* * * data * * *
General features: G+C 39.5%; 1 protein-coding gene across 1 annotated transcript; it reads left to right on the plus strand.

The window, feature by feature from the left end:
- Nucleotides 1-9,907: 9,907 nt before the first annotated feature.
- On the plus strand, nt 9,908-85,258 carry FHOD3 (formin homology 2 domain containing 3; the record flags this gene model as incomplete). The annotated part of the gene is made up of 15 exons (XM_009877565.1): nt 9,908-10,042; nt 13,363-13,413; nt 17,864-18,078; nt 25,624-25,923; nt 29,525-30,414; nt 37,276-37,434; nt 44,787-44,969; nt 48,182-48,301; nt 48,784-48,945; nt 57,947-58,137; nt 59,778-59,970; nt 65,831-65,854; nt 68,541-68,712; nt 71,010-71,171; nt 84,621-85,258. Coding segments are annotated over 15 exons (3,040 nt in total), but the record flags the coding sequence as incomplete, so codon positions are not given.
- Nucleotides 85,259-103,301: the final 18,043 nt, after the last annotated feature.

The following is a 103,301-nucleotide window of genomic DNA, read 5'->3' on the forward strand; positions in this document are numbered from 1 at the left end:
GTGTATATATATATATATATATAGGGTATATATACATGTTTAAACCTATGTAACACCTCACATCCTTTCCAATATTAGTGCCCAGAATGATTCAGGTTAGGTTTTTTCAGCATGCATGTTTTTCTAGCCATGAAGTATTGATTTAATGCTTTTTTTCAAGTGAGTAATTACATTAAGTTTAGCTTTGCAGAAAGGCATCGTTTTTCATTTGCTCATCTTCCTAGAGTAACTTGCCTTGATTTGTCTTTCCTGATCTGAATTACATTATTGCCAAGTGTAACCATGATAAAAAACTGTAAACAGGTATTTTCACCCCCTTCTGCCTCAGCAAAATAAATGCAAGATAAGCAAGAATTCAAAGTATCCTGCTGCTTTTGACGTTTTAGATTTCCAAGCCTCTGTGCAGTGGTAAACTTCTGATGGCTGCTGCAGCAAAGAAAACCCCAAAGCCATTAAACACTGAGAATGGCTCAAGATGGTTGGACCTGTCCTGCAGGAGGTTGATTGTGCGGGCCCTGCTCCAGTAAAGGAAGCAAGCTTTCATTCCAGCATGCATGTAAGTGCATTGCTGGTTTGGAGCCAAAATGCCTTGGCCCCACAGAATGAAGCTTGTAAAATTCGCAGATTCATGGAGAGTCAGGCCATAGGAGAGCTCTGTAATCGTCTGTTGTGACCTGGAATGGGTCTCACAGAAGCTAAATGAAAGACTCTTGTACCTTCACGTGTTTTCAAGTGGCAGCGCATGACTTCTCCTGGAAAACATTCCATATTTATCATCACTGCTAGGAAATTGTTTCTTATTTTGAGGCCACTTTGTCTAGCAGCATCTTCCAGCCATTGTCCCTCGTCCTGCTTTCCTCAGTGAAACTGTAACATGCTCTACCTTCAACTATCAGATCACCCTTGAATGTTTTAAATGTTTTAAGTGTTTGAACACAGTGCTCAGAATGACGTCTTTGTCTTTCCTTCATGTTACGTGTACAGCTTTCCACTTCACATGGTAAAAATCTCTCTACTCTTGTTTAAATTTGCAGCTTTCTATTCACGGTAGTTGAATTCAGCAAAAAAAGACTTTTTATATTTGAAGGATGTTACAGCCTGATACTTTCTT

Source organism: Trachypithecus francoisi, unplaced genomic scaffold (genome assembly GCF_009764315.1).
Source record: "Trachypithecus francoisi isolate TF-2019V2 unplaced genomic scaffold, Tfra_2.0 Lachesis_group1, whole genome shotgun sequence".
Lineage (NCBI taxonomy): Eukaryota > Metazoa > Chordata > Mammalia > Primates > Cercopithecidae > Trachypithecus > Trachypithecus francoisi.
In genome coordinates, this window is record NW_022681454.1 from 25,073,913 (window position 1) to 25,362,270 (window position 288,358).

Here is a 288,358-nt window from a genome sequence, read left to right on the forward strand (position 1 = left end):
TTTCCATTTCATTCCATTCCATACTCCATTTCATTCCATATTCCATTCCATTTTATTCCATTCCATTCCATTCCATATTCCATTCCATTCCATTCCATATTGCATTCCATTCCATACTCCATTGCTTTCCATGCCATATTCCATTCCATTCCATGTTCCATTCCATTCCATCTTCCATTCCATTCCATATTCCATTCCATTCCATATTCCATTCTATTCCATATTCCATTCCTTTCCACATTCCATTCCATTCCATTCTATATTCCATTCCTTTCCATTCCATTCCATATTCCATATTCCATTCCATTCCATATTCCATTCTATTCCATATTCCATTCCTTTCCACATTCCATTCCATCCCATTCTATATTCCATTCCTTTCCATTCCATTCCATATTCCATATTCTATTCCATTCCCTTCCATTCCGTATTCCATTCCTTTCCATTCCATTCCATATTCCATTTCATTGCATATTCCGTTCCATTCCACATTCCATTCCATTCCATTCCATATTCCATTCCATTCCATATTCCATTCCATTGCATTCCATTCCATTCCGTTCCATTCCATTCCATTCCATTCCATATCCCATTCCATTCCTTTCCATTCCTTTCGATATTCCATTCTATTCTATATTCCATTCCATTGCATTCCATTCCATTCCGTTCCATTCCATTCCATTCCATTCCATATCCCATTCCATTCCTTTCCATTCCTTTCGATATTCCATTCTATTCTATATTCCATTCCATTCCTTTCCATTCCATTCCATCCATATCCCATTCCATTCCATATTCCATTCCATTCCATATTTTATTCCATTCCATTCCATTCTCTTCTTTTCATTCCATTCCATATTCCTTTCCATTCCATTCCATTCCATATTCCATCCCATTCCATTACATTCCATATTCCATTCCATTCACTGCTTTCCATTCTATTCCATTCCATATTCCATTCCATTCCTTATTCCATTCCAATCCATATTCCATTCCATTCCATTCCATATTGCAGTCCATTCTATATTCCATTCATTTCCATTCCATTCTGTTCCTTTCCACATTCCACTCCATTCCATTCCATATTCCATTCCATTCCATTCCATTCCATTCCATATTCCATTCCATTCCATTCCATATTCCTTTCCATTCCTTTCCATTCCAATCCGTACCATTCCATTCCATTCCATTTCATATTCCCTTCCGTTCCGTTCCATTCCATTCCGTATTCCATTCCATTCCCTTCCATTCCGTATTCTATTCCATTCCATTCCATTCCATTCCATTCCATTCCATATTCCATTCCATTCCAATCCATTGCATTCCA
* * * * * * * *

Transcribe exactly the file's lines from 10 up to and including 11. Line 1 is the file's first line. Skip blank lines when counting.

Lineage (NCBI taxonomy): Eukaryota > Metazoa > Chordata > Mammalia > Primates > Cercopithecidae > Trachypithecus > Trachypithecus francoisi.
In genome coordinates, this window is record NW_022681454.1 from 25,073,913 (window position 1) to 25,362,270 (window position 288,358).